Should we treat a cyclobenzaprine (Flexeril) overdose similar to a tricyclic antidepressant (TCA) overdose? With the only difference between the commonly prescribed muscle relaxant, cyclobenzaprine, and the TCA amitriptyline consisting of a single double bond, should the emergency provider be concerned for life threatening arrhythmias in cyclobenzaprine overdose?
The prescribing pattern of TCAs has steadily decreased over the past several decades due to the advent of safer alternative antidepressants.1 This has improved safety in patients treated for depression and other indications by reducing the risk of life-threatening toxicities associated with TCA overdose such as wide complex tacharrhythmias and seizures refractory to benzodiazepine treatment. However, the chemically related muscle relaxant, cyclobenzaprine is still commonly used.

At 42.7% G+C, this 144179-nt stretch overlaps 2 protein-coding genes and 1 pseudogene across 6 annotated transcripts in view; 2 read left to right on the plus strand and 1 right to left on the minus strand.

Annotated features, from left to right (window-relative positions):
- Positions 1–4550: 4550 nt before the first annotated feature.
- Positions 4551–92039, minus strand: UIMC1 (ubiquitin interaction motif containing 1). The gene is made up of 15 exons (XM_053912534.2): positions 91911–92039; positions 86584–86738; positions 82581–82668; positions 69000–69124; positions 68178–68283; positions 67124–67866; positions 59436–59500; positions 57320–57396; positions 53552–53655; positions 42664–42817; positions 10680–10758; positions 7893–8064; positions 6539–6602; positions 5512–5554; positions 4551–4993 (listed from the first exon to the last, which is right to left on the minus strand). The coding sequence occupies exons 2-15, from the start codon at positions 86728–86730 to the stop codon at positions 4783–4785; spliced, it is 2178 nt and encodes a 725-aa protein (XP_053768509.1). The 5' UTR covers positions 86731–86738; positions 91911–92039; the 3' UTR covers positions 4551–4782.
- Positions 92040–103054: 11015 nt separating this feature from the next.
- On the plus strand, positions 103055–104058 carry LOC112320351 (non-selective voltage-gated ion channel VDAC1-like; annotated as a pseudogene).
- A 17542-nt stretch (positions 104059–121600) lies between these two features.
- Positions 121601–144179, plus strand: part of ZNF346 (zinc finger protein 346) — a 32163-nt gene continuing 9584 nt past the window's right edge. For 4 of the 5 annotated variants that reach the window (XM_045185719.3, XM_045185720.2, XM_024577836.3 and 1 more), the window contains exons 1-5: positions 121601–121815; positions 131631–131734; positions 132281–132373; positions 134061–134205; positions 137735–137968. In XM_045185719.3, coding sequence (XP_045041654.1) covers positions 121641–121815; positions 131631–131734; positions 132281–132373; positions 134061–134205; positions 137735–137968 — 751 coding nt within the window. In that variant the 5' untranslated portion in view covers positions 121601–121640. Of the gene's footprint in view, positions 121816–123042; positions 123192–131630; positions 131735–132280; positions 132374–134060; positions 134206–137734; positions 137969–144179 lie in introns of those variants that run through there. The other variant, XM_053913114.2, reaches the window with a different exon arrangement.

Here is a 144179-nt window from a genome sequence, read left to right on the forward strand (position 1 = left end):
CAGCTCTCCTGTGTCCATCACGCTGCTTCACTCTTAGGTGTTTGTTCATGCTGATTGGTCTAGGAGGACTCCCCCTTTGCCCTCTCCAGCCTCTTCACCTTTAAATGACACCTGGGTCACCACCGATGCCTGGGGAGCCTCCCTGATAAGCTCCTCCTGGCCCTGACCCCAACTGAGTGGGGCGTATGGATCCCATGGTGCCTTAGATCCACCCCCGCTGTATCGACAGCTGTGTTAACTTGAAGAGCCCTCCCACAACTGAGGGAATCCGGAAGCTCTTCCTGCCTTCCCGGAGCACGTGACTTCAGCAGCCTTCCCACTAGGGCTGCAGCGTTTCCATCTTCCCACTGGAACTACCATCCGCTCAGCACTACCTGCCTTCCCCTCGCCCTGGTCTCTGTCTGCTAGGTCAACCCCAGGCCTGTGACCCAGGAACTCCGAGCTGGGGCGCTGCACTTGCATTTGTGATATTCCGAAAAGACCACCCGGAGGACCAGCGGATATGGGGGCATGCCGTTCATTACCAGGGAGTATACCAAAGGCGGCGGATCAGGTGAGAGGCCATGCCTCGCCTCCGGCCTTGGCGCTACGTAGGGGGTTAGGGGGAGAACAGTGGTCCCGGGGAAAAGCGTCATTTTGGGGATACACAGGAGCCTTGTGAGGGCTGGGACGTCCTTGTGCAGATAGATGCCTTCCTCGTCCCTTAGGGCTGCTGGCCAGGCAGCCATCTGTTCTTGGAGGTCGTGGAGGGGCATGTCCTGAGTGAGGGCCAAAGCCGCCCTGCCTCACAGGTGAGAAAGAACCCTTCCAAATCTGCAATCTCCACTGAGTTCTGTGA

With a cyclobenzaprine overdose, should the first call be to pharmacy for a sodium bicarbonate infusion while we brace for refractory seizures? In fact, patients with exposure to cyclobenzaprine will test positive on urine TCA toxicology screening.
Cyclobenzaprine toxicity has anticholinergic effects
Fortunately, the one double bond in the central ring of cyclobenzaprine (absent in amitriptyline) makes a world of difference.1–3 A single-substance overdose with cyclobenzaprine will share the anticholinergic characteristics with amitriptyline and other TCAs. If large quantities are ingested, providers should expect symptoms consistent with anticholinergic toxicity:
- Blind as a bat
- Mad as a hatter
- Red as a beet
- Hot as Hades
- Dry as a bone
- The bowel and bladder lose their tone
- Heart runs alone
While fears of cardiac and neurologic toxicities have been documented because of cyclobenzaprine’s TCA-like structure, these adverse events have not been shown.
The following table highlights some of the key differences between the expected toxicity of the TCA amitriptyline (Elavil) and cyclobenzaprine (Flexeril).
|Toxicity: TCA effect
|Toxicity: Anticholinergic effect